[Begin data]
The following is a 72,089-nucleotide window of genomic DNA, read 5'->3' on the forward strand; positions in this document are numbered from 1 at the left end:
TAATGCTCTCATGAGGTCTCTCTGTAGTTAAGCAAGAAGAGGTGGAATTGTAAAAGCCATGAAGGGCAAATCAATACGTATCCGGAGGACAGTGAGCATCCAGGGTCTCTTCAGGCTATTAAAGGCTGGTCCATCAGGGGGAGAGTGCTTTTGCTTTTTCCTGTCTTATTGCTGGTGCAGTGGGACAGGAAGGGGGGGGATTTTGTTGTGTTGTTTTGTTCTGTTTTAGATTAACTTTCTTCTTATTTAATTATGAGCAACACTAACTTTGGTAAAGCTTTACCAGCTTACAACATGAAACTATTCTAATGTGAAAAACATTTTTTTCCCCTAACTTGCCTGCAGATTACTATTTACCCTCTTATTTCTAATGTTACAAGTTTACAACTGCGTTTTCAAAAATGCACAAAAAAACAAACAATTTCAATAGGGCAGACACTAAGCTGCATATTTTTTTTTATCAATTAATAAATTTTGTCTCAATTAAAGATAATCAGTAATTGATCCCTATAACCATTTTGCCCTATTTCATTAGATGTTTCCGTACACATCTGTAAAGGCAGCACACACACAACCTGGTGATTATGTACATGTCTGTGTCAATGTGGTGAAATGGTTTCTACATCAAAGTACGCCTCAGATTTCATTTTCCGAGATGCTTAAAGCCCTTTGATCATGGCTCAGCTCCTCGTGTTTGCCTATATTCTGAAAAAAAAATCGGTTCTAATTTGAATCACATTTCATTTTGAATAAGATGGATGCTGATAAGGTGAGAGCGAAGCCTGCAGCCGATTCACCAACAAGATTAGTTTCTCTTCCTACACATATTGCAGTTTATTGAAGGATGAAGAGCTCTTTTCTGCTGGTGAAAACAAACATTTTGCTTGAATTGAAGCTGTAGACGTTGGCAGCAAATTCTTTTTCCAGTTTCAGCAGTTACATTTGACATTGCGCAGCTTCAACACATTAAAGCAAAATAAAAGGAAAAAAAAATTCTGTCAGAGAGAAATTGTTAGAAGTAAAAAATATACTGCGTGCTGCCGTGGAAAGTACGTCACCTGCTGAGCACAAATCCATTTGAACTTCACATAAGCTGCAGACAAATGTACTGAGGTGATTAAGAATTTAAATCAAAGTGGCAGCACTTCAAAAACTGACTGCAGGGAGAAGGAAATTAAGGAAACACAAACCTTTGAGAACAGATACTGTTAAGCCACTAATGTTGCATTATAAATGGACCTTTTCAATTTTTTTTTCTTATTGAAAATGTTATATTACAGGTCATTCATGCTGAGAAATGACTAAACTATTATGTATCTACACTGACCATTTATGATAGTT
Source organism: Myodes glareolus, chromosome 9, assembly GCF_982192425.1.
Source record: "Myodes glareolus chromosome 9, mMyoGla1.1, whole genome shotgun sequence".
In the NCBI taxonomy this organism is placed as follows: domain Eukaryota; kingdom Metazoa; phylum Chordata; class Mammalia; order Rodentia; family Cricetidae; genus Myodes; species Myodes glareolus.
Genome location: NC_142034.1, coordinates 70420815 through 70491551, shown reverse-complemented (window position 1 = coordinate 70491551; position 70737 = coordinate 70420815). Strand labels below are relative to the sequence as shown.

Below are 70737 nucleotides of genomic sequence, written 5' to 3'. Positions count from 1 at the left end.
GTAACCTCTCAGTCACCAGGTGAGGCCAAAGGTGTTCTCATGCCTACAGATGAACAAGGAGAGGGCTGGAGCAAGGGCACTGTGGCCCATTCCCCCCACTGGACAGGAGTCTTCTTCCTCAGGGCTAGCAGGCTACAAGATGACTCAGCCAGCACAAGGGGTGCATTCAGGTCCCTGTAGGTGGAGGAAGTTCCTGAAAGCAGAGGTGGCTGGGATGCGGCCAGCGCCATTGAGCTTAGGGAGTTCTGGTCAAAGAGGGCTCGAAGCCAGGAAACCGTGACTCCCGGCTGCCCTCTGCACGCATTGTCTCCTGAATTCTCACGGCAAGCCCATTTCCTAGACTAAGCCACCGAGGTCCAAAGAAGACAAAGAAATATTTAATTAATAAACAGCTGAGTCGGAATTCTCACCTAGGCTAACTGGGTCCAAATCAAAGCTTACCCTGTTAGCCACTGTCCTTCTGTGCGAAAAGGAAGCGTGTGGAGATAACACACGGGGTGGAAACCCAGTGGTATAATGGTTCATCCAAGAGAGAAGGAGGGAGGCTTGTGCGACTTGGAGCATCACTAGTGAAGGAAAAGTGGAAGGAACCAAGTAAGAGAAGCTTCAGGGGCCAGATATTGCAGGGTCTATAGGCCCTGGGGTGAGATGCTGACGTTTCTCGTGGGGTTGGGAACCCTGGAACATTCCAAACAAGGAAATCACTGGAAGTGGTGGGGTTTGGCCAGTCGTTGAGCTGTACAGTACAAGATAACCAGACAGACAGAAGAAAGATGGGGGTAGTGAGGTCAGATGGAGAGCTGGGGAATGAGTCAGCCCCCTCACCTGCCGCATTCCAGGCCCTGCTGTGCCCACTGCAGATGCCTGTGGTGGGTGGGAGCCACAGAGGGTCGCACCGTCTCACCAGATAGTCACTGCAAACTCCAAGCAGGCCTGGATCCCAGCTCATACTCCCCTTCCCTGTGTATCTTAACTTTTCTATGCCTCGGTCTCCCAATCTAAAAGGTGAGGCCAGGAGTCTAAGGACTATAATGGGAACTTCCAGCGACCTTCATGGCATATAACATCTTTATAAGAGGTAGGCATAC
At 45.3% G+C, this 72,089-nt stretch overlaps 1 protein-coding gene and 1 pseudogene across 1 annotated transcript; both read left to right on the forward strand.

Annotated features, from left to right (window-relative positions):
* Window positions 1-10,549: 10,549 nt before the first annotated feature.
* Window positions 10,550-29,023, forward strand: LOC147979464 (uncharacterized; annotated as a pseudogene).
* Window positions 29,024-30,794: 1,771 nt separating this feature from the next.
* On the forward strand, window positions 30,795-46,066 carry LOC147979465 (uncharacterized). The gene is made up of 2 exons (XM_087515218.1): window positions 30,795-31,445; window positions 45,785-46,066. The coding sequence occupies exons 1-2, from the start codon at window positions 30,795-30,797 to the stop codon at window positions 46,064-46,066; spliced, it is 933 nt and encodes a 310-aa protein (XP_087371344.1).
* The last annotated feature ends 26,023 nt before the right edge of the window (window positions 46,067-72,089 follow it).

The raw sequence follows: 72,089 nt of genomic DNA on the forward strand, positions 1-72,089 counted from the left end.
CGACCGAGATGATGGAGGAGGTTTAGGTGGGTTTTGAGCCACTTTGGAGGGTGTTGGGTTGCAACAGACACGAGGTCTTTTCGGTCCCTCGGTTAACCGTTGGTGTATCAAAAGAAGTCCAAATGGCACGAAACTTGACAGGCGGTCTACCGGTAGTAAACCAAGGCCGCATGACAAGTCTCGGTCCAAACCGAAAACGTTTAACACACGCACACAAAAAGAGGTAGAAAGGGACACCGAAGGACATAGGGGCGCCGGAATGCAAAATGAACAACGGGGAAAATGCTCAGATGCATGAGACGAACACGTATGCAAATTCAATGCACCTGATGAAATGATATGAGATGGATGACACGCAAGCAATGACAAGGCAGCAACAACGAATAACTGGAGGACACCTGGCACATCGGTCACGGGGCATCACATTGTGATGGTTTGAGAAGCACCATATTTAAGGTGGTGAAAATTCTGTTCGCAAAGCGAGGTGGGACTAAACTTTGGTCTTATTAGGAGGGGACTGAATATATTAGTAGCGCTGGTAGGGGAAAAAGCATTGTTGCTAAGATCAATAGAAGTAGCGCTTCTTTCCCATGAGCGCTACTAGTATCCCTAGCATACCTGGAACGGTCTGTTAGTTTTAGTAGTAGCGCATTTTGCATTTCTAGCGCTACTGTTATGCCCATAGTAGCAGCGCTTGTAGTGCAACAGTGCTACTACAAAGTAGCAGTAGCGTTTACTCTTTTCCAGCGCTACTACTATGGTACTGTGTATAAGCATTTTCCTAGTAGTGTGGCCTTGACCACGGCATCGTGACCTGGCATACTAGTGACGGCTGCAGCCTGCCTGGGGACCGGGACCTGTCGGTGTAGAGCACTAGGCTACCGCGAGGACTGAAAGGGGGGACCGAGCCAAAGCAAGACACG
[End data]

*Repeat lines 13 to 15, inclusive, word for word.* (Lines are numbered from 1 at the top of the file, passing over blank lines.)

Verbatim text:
* Window positions 29,024-30,794: 1,771 nt separating this feature from the next.
* On the forward strand, window positions 30,795-46,066 carry LOC147979465 (uncharacterized). The gene is made up of 2 exons (XM_087515218.1): window positions 30,795-31,445; window positions 45,785-46,066. The coding sequence occupies exons 1-2, from the start codon at window positions 30,795-30,797 to the stop codon at window positions 46,064-46,066; spliced, it is 933 nt and encodes a 310-aa protein (XP_087371344.1).
* The last annotated feature ends 26,023 nt before the right edge of the window (window positions 46,067-72,089 follow it).